January’s earthquake in Haiti forced many Port-au-Prince residents to relocate to surrounding rural areas, most of which lack the ability to sustain them. According to Ethan Budiansky of Trees for the Future, a nonprofit which plants trees for the benefit of communities worldwide, the Moringa, or Miracle Tree, might be part of the long-term solution for these devastated communities. We spoke to Budiansky about Trees for the Future’s work in Haiti and the potential impact of the Moringa tree on the nation’s recovery.
Q: What kind of work was Trees for the Future doing in Haiti before the earthquake?
A: We started working in Haiti in 2002, working with rural farmers to develop sustainable agriculture and forest practices to bring the land back to life and protect against further erosion and flooding caused by hurricanes. Less than 2 percent of the forests remain in Haiti. If you take look at Haiti right now, you see bald mountains, degraded hillsides, and land and soil that’s completely vulnerable to water, wind, earthquakes. There is nothing holding the soil in place.
A lot of our planting takes place along these degraded hillsides. A lot of the trees which are planted provide a sustainable source of fuel wood, timber trees, fruit trees, and food. The trees we plant are specific to the local community’s needs and the environment. Last year was incredible. We worked with 13 communities to plant more than 1 million trees.
Q: How has the direction of your work there changed since January?
A: We are gearing our work more toward communities that have been affected by the earthquake. There has been a mass exodus of people to the rural areas but there is a complete lack of resources in these areas. We are targeting communities that are hardest hit. The number of communities that need our help far exceed the help we can give.
Q: How do you think the Moringa tree might provide relief to these communities? What are the tree’s benefits?
A: The Moringa is one of many trees that are incorporated in our project since 2002. In 2009, the Moringa accounted for 200,000 of our 1 million trees, and in 2010 it will make up 300,000. It’s very hardy, fast-growing, and resistant to drought and flooding.
It’s a multi-use tree. The leaves are rich in iron, beta carotene, potassium. They are also delicious. In Haiti, since we started teaching people about the tree, they’ve been frying up the leaves for traditional dishes or using them like spinach in a salad. It is actually extremely beneficial to children and pregnant women. The communities can also bring in money by using as leaves as powder or cooking oil. I love eating it; I’ll eat it right off the tree.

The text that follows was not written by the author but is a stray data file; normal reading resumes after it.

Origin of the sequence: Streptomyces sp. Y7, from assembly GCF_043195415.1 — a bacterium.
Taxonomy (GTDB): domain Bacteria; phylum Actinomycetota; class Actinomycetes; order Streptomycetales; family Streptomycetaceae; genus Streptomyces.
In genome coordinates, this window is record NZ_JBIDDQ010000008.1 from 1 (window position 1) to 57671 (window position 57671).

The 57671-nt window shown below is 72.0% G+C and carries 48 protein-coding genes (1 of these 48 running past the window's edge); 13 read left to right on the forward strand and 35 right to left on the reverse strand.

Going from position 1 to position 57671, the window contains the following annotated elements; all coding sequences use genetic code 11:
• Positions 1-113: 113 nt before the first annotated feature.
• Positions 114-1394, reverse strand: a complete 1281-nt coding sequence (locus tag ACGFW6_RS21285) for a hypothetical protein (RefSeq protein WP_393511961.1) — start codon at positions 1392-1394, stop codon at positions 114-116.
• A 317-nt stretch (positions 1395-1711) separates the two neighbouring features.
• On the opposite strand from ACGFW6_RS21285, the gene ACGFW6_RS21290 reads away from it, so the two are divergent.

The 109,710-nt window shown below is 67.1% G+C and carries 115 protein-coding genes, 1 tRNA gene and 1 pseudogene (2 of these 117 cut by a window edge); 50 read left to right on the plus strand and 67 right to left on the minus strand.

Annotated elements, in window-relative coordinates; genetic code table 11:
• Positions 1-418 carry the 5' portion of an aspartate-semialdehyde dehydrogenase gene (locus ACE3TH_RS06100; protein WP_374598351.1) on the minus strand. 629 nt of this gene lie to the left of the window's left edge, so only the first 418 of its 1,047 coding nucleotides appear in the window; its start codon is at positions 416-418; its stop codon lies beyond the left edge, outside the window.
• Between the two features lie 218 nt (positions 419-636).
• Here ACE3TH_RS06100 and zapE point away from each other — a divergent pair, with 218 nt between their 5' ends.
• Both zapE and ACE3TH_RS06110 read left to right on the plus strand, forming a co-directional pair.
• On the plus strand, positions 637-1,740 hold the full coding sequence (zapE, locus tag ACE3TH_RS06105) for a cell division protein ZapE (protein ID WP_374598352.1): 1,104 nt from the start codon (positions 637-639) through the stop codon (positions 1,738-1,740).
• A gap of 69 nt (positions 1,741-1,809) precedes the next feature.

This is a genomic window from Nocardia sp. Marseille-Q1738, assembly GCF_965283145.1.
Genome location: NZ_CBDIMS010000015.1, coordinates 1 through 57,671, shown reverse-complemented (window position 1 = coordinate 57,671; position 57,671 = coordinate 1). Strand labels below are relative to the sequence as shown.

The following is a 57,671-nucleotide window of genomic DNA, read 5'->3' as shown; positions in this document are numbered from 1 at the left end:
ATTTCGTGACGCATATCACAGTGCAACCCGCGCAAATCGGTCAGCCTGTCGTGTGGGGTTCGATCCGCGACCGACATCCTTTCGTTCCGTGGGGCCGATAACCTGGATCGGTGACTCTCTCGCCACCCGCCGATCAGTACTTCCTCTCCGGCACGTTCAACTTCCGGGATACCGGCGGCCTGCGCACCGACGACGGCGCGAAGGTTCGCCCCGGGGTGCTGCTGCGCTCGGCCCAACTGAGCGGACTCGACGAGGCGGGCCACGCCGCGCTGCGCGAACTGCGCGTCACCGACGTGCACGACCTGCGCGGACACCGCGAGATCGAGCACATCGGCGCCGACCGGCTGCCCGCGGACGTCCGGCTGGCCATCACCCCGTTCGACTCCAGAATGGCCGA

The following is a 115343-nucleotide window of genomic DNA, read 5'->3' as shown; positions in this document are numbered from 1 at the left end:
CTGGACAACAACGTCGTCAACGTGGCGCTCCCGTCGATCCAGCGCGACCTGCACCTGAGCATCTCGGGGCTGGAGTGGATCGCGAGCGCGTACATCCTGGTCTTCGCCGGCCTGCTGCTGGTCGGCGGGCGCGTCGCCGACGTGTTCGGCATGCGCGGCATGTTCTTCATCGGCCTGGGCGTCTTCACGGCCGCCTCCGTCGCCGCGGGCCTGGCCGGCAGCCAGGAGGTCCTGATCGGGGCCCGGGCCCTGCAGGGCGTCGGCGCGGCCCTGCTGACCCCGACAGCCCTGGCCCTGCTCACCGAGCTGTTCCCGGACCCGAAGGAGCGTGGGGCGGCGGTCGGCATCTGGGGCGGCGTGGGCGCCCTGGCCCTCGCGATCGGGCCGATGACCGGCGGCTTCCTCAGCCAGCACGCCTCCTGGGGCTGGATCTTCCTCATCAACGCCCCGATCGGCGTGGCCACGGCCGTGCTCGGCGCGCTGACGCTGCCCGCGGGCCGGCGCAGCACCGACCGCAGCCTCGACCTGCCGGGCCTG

Within a few months of planting the tree, you can see all the benefits, because you can start harvesting the leaves within three months. It’s a sustainable source of very nutritious leaves, which in a country where malnutrition is such a concern, especially following the earthquake, can only bring added benefits.
Q: What are your goals for this project? How can people help?
A: We obviously want people engaged in the immediate relief effort in Haiti, because that’s most important. In addition to that, our goal is to educate people, to inform people about the need to think about the long-term, about what happens after the relief effort. Haiti is so environmentally degraded and economically devastated. When we have 80 percent of the population dependent on agriculture and the rural areas can't provide enough food for them, that’s a serious problem.
Our goal is to bring Haiti back to productivity to support the people who are working on the land. There is a lot more need in the country than we can currently provide. We are limited not by motivation or demand but by resources, so we are asking people to support our ability to expand our program in other areas in Haiti. We have found that when given the knowledge, the seeds, and maybe a shovel, Haitian farmers want to and will plant trees to improve their lives and their local environment. They are motivated to do it; they just don’t have the know-how or the resources to do it.
--interview by Jessi Phillips